Learning online can be quite different than attending a face-to-face class. The tips and strategies listed here will help you to make the most of your online learning experience while keeping on track with your studies and coursework.

Participate fully

Principles for remote learning

Familiarize yourself with the following online etiquette expectations for students and instructors.

Netiquette

Online learning doesn't mean that you learn alone

Some of the best learning comes from discovering different perspectives your peers have to offer. Class participation may not always count for much towards your grade, but participation and connection will positively impact your grade by keeping you motivated and connected.

Set aside time to interact and make connections with others

There may be times when you are required to log in to your class at a scheduled time (synchronous) and others where you can log in on your own (asynchronous). Participate in online class discussions and speak up in live lectures. Develop relationships with like-minded peers in each of your courses and consider setting up a study group.

Remember the human

Kindness and respect matter in online communication and positively impact the quality of conversations. Be mindful of your tone. When responding to others, critique the ideas and not the person.

Err on the formal side when communicating with your instructor

Address your professor as "Professor [Last Name]" instead of "Hey." Write in complete sentences, and provide your full name and your USask NSID when sending email. Use your campus email account.

Studying

Motivation-building strategies

Strategy #1: Concentrate on your goals.
Always keep in mind your ultimate goal for taking university courses. Use this goal as a motivator to study and as a measuring stick to assess effectiveness of your actions.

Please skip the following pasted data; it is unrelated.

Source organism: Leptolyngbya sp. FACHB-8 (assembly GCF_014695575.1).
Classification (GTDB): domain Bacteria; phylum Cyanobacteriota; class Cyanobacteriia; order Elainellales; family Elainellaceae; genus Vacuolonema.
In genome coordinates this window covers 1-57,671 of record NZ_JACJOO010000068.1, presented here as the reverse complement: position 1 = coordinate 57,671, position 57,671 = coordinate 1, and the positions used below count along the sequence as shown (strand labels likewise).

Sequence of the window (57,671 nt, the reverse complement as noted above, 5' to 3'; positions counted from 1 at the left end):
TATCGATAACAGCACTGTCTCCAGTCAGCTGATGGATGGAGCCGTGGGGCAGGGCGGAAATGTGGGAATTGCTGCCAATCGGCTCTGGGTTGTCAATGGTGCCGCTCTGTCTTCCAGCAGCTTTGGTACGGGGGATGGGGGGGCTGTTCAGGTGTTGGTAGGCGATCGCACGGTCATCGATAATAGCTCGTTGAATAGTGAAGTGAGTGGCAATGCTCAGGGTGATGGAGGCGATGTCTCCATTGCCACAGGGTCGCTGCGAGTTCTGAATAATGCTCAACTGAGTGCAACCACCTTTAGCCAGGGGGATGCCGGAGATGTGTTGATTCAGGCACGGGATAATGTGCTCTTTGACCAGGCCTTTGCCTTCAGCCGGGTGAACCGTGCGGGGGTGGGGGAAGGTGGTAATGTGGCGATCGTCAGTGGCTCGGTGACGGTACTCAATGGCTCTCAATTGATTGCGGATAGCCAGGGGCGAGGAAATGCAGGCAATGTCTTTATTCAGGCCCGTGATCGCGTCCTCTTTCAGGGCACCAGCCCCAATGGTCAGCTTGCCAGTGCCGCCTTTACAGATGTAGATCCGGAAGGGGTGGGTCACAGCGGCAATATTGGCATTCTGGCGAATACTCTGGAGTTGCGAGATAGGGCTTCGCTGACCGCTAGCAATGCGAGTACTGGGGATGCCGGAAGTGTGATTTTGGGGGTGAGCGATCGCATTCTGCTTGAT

Strategy #2: Take regular study breaks.
It's difficult to maintain concentration and properly learn new material when tired or distracted. Re-energize and re-focus by going for a walk outside and get away from your regular study area.
Strategy #3: Accept that you'll have good and bad days.
Life can be unpredictable, and things don't always work out as planned. Accepting the reality that we all have good and bad days will go a long way in keeping a positive perspective and forward momentum.

Anti-procrastination strategies

Strategy #1: Break larger projects into smaller pieces.
Assign mini-deadlines to each smaller step, and work on only one task at a time (single-task). Celebrate your progress as you complete the steps, and you'll be finished your project before you know it.
Strategy #2: Structure your time into short and focused study or work sessions.
Instead of marathon study sessions, break your study time into short bursts of focused study. Try the Pomodoro Method: study for 25 minutes, followed by a 5-minute break. Repeat for four cycles, then rejuvenate by taking a longer break.
Strategy #3: Concentrate on the process and not the outcome.
Direct your attention on the process for how you can achieve a goal. For example, if you have an "outcome" goal of obtaining an 80% on a research paper, focus your efforts on the steps for writing the paper: choosing a topic, doing your research, formulating an argument, creating an outline, drafting, and editing. Work in goals to seek assistance along the way, such as asking a librarian for research help, talking to your professor about your developing argument, and getting some feedback from the writing centre on your first draft.

Study effectively

Take notes.
Note-taking helps you to think actively, focus, and engage with the material you're studying. Have a notebook or a note-taking program accessible during live lectures or lecture recordings, and while reading.